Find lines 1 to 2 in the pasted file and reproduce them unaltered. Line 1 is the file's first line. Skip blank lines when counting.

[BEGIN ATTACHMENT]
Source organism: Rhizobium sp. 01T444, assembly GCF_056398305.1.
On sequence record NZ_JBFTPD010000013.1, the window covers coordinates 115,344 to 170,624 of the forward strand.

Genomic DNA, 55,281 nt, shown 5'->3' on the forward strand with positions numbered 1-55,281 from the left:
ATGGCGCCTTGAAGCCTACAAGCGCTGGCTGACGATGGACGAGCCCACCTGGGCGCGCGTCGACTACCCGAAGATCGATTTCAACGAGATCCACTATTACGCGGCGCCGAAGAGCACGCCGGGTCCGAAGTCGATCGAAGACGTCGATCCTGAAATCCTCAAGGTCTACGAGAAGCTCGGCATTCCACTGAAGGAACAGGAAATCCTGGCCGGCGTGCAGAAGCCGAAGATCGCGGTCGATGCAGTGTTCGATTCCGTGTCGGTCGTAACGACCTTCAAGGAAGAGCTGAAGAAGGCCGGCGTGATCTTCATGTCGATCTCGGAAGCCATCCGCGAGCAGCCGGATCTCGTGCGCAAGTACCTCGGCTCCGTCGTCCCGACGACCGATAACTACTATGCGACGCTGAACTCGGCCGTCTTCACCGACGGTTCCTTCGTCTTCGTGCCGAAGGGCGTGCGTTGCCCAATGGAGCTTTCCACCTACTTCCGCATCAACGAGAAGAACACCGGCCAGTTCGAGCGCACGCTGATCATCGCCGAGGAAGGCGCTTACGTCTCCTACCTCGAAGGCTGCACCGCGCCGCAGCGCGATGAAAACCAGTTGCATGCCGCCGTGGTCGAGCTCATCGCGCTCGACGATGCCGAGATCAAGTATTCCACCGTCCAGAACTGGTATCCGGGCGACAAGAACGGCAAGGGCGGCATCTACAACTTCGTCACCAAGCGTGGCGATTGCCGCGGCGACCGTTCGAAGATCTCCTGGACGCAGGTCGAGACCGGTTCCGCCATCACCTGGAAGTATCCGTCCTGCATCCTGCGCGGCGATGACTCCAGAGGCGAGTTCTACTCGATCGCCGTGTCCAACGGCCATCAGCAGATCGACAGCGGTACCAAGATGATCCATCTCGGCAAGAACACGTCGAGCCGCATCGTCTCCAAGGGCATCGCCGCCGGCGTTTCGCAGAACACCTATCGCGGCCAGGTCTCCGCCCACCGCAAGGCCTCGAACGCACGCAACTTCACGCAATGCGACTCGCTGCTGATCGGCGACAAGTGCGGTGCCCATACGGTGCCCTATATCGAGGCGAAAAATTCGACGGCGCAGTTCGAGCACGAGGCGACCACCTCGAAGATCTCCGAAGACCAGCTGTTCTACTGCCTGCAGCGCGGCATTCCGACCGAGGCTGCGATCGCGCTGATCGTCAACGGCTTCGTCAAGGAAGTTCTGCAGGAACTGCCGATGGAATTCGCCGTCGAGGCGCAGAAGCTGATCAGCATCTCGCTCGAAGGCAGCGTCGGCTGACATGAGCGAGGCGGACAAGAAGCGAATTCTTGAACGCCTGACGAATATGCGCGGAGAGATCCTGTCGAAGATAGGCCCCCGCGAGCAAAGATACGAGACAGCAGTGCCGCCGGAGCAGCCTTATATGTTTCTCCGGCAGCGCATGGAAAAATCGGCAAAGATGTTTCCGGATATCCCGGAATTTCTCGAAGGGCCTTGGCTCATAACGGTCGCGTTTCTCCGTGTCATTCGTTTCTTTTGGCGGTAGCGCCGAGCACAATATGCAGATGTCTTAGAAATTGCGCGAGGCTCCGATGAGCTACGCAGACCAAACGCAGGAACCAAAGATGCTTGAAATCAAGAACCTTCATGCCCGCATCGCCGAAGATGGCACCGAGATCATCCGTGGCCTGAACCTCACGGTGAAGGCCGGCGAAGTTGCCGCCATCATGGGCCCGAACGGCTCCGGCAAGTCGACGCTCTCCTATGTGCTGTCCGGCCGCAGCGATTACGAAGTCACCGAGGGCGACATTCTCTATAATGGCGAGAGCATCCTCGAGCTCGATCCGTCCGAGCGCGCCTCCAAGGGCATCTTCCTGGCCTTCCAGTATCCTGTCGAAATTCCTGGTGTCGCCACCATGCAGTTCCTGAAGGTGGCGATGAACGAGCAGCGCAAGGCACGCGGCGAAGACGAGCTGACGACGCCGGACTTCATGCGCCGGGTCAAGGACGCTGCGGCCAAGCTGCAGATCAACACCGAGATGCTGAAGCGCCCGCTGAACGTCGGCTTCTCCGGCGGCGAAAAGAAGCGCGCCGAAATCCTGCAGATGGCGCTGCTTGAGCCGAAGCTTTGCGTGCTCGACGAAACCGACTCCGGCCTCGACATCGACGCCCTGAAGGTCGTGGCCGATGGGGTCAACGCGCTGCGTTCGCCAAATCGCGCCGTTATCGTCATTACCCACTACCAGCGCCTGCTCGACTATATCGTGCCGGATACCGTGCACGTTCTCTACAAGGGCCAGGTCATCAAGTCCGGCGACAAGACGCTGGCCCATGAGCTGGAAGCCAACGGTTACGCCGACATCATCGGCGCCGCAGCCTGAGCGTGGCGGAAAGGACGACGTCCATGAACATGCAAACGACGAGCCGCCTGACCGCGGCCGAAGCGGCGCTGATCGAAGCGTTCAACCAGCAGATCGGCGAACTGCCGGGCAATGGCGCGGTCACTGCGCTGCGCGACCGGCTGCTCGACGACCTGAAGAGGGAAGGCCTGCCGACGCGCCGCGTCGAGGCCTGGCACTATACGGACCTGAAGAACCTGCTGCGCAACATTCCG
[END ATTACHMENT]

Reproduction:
Source organism: Rhizobium sp. 01T444, assembly GCF_056398305.1.
On sequence record NZ_JBFTPD010000013.1, the window covers coordinates 115,344 to 170,624 of the forward strand.